Now THAT’s what I call a caramel sauce. Deep dark and lip-smackingly bitter-sweet. Perfect for a home-made caramel ice cream or a batch of caramel-pumpkin bars. Of course not everybody likes their caramel this dark and smoky. To me, though, those people are nuts.
Of course nobody’s saying you have to cook yours this long. You can take the caramel off the heat any time you like before then, as we’ll see. Start by adding one cup of sugar to a sauce pan or skillet (a skillet will give you a little more control over your heat if you’re simply making caramel…stick to a saucepan if you’re making caramel sauce since there’ll be some splattering).
Add a couple of tablespoons of water, it doesn’t matter how much, just enough to moisten the sugar. It’s all going to cook out anyway.
Give it a stir and turn the heat up to high. Why high? Because not only is it the fastest way to get where you’re going, the intensity of the heat will allow you to leapfrog over some of the more, shall we say, “crystalline” phases of the sugar cooking process, giving you a smoother caramel. Don’t worry, just be careful.
Now then, begin to swirl the pan over the burner, keeping the syrup on the move. After about a minute it’ll start to bubble.
After about three minutes the first spot of color will appear.
Another twenty or thirty seconds and the mixture will turn light amber.
Another ten seconds or so and it’ll be dark amber.
Stop here if you’re making caramel for sticky buns, an upside down cake or tarte tatin, since the caramel will cook a little more as it bakes. Just remove the pan from the heat and add two tablespoons of butter (be careful, it’ll foam up some). Stir the mixture until smooth, and pour into the appropriate baking form while it’s still hot. Making caramel sauce? Then have an open, one-cup carton of heavy cream at the ready and proceed.
Ten more seconds and you’ll start seeing wisps of smoke (not steam) come up. This is the indicator that you’re right around the 350 mark. Press on another five seconds to about this stage of darkness for a spectacular sauce.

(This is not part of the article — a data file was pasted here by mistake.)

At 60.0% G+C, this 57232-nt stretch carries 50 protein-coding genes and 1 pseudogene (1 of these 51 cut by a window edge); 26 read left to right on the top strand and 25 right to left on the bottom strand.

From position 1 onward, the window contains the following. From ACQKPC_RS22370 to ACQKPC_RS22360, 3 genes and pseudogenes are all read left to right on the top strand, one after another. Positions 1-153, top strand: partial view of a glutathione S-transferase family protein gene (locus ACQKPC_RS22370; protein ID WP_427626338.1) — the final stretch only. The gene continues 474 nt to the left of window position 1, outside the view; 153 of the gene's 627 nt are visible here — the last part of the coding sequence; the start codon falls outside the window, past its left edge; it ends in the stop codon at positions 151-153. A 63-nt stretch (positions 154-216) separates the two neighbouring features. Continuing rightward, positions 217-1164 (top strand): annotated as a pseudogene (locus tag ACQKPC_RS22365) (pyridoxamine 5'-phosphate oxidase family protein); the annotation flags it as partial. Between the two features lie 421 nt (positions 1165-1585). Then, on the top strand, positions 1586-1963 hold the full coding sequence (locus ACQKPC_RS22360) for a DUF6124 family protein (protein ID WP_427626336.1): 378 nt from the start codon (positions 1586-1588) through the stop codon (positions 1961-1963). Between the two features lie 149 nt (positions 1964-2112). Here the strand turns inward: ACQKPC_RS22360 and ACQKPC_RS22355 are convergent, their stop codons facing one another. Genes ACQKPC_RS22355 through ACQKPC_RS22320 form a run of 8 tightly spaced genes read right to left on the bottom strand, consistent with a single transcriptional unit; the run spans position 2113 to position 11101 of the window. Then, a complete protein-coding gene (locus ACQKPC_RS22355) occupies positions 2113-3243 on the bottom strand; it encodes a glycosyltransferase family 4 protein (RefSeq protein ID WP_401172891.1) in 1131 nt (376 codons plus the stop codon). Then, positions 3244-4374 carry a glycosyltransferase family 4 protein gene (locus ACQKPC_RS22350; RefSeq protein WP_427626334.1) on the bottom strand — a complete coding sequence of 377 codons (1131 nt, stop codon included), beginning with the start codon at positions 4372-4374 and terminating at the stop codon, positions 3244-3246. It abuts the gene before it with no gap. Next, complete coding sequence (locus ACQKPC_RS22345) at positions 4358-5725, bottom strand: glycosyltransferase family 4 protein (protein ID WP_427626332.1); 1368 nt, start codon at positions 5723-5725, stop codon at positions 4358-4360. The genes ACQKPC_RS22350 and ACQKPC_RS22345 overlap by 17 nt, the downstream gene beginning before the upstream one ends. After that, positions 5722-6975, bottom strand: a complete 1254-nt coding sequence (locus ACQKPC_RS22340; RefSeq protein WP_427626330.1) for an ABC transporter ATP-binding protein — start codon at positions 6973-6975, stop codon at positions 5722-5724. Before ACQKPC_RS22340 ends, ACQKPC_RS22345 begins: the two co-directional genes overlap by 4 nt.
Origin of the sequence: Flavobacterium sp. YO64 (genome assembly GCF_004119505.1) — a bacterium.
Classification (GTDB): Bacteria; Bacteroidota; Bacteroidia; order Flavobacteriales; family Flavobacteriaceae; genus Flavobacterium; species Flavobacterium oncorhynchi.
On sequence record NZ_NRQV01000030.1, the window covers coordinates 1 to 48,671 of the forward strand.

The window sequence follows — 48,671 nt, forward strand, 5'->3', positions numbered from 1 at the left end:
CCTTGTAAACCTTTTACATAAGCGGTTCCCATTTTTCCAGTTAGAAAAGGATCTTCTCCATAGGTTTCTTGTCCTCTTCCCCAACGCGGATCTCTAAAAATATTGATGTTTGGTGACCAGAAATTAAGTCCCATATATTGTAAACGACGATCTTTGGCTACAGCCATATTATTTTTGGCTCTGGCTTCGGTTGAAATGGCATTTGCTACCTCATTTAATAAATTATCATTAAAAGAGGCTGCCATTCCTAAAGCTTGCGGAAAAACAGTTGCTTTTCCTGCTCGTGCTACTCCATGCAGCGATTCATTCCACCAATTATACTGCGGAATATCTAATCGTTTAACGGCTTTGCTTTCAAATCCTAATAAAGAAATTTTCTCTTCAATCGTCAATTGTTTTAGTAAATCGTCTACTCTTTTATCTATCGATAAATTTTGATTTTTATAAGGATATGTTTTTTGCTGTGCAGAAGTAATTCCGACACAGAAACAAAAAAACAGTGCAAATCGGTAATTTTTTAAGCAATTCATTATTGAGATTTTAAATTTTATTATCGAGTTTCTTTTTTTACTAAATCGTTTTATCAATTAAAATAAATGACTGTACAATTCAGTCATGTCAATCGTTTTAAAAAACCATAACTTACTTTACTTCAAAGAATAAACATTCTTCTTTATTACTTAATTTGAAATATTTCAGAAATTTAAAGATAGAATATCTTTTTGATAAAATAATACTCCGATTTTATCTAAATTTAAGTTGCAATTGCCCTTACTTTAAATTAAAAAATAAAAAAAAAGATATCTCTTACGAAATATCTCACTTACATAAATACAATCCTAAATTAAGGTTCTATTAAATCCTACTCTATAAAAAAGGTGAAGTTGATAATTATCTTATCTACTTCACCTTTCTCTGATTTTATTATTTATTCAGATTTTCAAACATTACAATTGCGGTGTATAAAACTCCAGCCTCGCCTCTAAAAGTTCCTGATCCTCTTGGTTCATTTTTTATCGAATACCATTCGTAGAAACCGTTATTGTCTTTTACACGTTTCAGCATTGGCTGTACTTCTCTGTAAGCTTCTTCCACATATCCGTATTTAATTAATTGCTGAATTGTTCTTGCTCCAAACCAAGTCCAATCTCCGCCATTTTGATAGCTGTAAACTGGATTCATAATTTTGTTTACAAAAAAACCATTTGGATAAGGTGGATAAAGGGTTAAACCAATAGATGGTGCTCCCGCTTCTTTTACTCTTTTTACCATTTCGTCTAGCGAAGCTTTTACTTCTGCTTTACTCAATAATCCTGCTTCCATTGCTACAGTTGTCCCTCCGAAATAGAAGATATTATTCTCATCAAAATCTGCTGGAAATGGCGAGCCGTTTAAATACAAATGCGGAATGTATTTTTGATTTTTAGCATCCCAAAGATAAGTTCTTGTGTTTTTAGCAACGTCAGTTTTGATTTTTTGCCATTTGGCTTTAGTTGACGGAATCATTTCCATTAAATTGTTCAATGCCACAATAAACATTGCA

What, don’t feel like getting off the burnt sugar party train? Then you’re my kind of people! Let’s rock!
Press on another 5-7 seconds. You’ll get a little more smoke and a brown-black spot will appear in the center of the pan. Bingo: it’s time.
Kill the heat and quickly begin pouring in one cup of warm (or hot) cream, stirring or whisking all the while. See how the caramel is darker still after only about three seconds? Sugar cooks incredibly fast at this stage, the cooler cream will stop that.
Be aware, it’ll foam up some…
…however in a few moments it’ll calm down into a smooth sauce. Add a little vanilla extract if that’s your thing. If you’re not planning to use it right away, say you want to store it in the fridge for whenever, whisk in another 1/4 cup of cream and pour it into a squeeze bottle (you’ll need to warm the bottle a bit in the microwave or in a water bath before using it).
Oh yeah…that’s the stuff. I’m pouring this over vanilla ice cream tonight, late, while nobody’s looking.
UPDATE: Reader Jennifer adds:
Seems like we have the same taste when it comes to caramel sauce. I know the sugar is dark enough when my eyes sting. Try stopping the cooking w/balsamic sometime–fantastic! Just don’t breathe in until some of the steam clears away! Add some stock and salt, and you have a perfect sauce for venison. Or duck. Or whatever:)
Thanks Jennifer! Can’t wait to try that…